PKIDS (Parents of Kids with Infectious Diseases) is a nonprofit group for parents of children with infectious diseases. A small nonprofit with a huge mission, PKIDS works to:

1. Educate the public on infectious diseases and the prevention of the
    spread of infectious diseases through videos, literature, speeches, and
    other avenues of communication
2. Be a resource of emotional, financial, educational, and informational
    support for children with infectious diseases and their families
3. Alert the offices of pediatricians and infectious disease specialists to
    PKIDS' existence so that they may tell their patients
4. Create a repository of the latest information and resources about all
    chronic infectious diseases which can affect children
5. Eliminate, via education through videos, literature, speeches, and
    other avenues of communication, the stigma which is generally
    attached to those living with an infectious disease

The PKIDS website includes the feature "Ask Dr. Jane," where individuals can have their questions answered by Dr. Jane Ellen Aronson, Chief of Pediatric Infectious Diseases and Director, International Adoption Medical Consultation Services at Winthrop Pediatric Associates in Mineola, New York. For more information about PKIDS, visit their website at http://www.pkids.org/pkids.htm or call 360-695-0293.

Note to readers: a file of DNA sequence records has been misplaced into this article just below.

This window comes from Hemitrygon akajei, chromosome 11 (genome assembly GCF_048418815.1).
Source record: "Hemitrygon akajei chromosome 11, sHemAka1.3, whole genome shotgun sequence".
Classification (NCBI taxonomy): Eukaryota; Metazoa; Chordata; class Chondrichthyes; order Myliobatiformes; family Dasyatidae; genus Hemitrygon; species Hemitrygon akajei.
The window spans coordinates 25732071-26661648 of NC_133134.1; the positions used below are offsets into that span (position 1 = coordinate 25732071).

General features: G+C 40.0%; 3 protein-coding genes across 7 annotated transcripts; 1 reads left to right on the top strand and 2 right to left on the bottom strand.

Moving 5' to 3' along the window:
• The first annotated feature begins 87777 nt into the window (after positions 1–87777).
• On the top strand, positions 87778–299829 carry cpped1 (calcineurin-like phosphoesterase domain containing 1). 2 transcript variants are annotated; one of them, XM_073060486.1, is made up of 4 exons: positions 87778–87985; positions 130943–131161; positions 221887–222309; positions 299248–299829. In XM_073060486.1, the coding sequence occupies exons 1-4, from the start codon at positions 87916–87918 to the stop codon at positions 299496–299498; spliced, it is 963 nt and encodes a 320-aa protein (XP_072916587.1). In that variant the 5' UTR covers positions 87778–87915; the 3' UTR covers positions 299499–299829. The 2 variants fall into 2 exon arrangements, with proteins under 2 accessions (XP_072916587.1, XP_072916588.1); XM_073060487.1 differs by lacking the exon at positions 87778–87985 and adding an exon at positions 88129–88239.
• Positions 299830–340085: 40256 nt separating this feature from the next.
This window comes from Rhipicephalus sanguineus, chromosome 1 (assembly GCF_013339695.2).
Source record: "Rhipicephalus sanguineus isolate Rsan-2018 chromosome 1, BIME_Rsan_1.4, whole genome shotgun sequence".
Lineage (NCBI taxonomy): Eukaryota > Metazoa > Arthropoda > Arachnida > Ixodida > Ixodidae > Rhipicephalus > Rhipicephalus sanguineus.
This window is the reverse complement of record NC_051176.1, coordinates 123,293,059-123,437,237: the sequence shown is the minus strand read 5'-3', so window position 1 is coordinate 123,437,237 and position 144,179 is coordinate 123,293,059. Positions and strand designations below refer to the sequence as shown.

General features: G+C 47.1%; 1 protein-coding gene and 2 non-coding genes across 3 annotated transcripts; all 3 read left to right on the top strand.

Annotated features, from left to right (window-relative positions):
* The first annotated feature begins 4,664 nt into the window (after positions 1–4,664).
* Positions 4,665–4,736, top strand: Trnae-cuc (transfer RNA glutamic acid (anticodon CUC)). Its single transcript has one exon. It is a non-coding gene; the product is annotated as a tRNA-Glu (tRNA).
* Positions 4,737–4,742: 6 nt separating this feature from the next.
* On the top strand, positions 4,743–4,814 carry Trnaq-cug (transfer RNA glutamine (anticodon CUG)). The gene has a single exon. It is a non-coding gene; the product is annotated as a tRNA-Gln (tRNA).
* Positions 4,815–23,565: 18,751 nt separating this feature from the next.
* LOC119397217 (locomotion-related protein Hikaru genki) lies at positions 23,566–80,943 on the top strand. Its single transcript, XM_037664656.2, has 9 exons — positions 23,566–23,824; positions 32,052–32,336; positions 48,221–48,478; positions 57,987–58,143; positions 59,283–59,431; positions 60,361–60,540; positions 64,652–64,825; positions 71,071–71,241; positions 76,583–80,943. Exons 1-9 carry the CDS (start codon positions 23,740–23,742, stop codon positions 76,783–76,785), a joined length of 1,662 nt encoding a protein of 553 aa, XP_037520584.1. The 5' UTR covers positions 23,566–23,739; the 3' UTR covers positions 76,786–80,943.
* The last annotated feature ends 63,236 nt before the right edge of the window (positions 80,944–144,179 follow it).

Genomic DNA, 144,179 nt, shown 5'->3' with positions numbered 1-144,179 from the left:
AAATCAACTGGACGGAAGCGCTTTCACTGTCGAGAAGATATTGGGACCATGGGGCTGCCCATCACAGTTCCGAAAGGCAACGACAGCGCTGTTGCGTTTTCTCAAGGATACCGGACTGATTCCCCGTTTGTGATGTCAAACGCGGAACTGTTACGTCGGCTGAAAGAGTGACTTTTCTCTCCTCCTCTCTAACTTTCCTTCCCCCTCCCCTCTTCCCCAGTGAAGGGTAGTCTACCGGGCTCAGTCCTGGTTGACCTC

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(3)
January 29, 1999
MMWR PUBLISHES ARTICLE ON THE NEED FOR INCREASED VARICELLA SURVEILLANCE

An article entitled "Evaluation of Varicella Reporting to the National Notifiable Disease Surveillance System -- United States, 1972-1997" was published in the January 29, 1999, issue of the MMWR. The article describes "changes in the annual reported incidence of varicella from 1972 to 1997 and discusses the need for increased surveillance with the availability of a vaccine."